View Full Version : Thunor - Rainman or God of Thunder?

Saturday, November 26th, 2005, 05:46 AM
an article about whether Thor is really an oaf :D

by Jason Hutchinson

I've read dozens of articles which are supposed to tell you all you need to know about Thunor, but most tend to be on the schlocky side. One of the things I read time and time again is the ongoing debate over Thunor's IQ. People point to the Harbarzljodh and the Gylfaginning and say "Look, Thunor's about as bright as a box of rocks." Still others will point to the Alvissmal and say "No, he's really a bright fellow." Sorry folks, but I just don't think you get it. The purpose of this article, then, is to first address the most common argument for Thunor being a bonehead, dispel it, and then see if there are some other speculative conclusions that can be drawn from the same data that might be more useful.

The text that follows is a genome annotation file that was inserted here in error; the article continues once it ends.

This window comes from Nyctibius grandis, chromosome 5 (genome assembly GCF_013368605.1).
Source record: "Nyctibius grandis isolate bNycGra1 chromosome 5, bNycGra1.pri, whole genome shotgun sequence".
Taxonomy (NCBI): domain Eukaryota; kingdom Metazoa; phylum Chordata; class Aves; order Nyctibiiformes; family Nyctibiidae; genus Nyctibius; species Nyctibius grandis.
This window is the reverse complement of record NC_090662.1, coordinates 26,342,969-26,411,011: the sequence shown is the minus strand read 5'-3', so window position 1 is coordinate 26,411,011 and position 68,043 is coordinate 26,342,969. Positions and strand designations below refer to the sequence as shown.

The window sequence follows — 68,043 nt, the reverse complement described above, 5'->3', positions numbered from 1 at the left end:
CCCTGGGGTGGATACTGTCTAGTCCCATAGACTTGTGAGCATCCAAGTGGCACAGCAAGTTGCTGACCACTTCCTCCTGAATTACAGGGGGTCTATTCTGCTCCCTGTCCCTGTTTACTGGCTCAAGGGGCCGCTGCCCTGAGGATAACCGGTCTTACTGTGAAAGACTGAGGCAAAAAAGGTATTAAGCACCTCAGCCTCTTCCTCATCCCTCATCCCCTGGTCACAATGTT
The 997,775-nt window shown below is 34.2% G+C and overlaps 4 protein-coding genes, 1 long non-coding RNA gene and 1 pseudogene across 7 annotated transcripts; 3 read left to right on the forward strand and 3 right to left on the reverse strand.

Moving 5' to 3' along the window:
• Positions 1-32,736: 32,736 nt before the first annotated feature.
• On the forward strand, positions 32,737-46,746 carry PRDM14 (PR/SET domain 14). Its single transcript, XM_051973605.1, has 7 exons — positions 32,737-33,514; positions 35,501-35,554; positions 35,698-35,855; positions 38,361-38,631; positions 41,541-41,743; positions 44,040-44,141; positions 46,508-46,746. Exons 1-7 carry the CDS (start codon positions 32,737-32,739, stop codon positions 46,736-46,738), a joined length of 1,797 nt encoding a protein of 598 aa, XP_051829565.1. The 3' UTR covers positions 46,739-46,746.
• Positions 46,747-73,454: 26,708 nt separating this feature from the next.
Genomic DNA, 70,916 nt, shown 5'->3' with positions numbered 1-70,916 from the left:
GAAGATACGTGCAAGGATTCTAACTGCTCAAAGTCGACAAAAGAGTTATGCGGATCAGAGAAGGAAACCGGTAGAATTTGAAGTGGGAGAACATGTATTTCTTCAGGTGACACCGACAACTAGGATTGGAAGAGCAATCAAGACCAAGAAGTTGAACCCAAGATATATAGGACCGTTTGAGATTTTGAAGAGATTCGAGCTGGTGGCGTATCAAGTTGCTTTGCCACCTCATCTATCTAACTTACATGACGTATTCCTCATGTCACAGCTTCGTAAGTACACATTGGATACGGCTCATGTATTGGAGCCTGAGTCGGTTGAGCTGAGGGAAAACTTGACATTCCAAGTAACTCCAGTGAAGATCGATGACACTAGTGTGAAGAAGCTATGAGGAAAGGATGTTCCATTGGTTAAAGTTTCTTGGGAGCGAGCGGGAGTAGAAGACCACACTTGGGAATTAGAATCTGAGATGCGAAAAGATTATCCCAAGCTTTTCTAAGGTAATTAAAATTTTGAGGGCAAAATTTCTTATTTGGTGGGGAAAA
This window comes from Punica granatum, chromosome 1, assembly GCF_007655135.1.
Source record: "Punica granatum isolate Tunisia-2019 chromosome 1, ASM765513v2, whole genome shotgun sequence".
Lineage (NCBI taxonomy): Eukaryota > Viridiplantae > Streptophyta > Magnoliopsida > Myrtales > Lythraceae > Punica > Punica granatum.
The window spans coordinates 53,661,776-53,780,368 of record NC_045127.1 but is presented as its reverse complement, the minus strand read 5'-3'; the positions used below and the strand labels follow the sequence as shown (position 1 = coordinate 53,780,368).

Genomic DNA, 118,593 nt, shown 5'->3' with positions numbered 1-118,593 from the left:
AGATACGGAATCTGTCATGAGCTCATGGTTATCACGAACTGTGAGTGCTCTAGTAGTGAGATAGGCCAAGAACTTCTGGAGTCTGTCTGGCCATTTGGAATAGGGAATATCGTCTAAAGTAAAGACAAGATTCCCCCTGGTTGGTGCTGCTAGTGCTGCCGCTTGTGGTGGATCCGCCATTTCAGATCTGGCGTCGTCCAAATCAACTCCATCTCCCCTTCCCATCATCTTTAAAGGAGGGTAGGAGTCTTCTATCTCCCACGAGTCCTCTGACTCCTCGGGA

First, I would like to make my position clear: I don't know how smart Thunor is. I do know that there seems to be no mythic evidence to indicate that he is not at least of average intelligence. It is also my understanding that Thunor is, first and foremost, a GOD. He may be a bit over- trusting of people, he may even not be as smart as Woden, but it has generally been my experience that he is smart enough to know what he excels in, and what he does not. Note how, in Thrymskvidha, when he notices his hammer missing he doesn't just run out to Jutenheim and start kicking Jotun butt. His first response is to get Loki and to go and see Freo (ON Freyja) to borrow her falcon cloak. This seems like a good place to start. Then, he lets Loki use the falcon cloak and fare into Jotunheim to deal with the giants instead of trying to do it himself. All of this seems like good rede. It may not seem like much, but acknowledging that there are people who are better at certain things than you are, and then getting them to help you, is a very special skill, and one which we are often too proud to develop. Some might go so far as to call it strategy. This doesn't seem like the impulsive "Id driven" Thunor many would have believe exists. All of this reminds me of a story related to me by a friend of mine who spent a summer in the Ozarks. He was sitting on the steps of a old general store with a local who was sharpening his knife, and they got to talking. To keep a long story short, my friend was amazed by the inspired words of wisdom coming from this man who many would consider "back woods" and "inbred". He said, "I may not have much of an education, but I am smart enough to know exactly how dumb I am. I know some things real well, and can talk your ear off all day about them, but things I don't know about, well, I just keep my mouth shut and listen." Truer words were never spoken.